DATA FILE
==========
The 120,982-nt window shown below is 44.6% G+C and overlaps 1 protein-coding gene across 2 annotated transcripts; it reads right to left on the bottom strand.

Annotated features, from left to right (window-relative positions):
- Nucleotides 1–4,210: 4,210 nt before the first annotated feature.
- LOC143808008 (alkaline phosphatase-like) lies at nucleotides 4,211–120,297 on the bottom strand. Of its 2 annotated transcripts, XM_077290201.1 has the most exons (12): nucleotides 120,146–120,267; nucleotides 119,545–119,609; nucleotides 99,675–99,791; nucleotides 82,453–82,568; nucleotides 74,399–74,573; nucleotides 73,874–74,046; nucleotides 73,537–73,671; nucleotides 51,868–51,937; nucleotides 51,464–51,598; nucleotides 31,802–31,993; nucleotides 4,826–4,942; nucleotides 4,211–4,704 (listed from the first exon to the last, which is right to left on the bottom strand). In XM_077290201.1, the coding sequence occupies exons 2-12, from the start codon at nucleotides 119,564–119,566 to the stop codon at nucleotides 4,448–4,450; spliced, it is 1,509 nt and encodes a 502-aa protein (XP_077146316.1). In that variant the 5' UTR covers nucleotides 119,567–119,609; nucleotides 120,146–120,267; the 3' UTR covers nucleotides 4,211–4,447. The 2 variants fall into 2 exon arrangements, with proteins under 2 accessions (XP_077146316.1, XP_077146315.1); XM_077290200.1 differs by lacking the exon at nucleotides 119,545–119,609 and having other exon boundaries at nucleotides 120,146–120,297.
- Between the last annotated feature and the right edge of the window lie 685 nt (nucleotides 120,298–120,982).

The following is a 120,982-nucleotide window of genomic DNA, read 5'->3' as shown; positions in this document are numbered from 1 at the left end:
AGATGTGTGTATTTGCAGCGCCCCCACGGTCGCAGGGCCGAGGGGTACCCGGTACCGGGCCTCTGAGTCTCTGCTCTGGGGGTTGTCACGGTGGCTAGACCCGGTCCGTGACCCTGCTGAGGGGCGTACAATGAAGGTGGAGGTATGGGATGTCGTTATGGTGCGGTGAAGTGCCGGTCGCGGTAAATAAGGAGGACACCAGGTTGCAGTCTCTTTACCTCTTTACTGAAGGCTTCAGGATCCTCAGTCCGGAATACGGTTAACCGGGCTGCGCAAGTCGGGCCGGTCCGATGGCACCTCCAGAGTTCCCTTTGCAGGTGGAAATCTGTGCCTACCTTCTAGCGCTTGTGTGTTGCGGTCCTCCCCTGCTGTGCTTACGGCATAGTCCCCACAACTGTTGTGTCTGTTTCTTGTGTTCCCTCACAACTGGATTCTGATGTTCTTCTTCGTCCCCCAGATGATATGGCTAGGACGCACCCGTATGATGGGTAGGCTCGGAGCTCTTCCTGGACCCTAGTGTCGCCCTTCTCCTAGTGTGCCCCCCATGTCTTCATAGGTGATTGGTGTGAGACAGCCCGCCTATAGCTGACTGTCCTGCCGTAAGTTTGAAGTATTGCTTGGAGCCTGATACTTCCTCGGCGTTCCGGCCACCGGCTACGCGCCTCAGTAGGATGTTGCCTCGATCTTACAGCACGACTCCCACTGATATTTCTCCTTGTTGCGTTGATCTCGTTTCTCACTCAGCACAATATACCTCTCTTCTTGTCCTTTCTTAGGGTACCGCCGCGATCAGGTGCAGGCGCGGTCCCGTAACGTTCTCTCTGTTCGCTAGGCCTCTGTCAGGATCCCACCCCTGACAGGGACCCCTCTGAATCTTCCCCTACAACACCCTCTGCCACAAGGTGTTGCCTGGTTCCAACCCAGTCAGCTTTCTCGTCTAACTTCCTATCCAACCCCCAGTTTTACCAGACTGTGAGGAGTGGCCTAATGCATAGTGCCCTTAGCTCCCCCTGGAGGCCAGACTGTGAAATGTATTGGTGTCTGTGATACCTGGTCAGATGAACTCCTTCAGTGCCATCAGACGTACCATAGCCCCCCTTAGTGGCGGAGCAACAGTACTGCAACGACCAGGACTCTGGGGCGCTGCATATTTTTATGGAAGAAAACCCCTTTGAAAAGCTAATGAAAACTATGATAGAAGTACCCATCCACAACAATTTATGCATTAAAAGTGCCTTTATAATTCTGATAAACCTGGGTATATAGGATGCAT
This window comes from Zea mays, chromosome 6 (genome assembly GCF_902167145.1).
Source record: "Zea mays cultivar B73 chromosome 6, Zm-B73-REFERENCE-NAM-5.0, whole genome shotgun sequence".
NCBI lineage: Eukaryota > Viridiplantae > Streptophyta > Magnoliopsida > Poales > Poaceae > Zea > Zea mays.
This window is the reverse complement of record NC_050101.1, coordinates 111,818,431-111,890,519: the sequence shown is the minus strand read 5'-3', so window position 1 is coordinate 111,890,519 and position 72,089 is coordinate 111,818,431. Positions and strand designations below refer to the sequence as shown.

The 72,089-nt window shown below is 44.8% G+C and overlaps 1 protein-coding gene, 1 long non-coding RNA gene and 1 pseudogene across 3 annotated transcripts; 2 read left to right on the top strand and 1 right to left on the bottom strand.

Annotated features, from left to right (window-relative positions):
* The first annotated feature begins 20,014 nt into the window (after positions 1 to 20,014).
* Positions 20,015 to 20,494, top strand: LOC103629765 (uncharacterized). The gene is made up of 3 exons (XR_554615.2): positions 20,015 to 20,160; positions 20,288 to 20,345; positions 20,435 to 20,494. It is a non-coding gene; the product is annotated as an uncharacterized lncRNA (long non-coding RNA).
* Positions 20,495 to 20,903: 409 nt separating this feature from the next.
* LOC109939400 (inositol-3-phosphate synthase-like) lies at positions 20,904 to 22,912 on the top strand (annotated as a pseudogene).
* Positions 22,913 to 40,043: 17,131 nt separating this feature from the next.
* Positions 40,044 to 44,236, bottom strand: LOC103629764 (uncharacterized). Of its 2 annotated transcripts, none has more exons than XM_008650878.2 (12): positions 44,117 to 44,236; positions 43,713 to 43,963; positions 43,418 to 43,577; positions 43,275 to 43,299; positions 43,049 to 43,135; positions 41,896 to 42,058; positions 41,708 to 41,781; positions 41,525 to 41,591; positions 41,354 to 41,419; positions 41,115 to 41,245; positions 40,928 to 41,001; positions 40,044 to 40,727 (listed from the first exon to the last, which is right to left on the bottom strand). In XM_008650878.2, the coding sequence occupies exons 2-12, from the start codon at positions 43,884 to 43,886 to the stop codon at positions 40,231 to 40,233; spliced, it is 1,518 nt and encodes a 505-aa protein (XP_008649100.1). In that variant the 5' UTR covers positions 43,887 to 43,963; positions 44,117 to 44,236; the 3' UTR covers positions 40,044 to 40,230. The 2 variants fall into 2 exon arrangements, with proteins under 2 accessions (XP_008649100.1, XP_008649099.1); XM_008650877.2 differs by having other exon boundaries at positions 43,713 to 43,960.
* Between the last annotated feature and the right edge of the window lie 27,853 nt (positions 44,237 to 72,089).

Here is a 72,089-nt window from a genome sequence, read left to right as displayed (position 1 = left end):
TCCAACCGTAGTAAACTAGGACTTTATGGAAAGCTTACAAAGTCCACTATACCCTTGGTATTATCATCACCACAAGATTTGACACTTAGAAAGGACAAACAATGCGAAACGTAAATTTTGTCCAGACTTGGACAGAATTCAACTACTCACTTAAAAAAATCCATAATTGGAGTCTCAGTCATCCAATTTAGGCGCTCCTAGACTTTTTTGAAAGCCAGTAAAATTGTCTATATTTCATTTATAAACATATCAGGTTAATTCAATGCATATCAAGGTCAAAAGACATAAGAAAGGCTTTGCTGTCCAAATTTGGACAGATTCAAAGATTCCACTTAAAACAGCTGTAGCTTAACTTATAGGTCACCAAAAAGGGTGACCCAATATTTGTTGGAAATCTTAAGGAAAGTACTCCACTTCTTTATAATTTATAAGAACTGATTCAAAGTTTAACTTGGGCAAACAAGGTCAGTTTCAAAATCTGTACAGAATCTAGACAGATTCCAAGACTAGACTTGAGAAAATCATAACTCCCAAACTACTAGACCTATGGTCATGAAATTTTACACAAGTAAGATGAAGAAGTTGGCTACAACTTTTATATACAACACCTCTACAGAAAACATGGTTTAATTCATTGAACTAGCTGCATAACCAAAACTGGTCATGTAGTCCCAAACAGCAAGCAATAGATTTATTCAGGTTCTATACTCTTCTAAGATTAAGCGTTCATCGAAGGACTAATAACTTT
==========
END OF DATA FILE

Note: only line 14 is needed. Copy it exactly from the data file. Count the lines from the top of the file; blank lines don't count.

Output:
* The first annotated feature begins 20,014 nt into the window (after positions 1 to 20,014).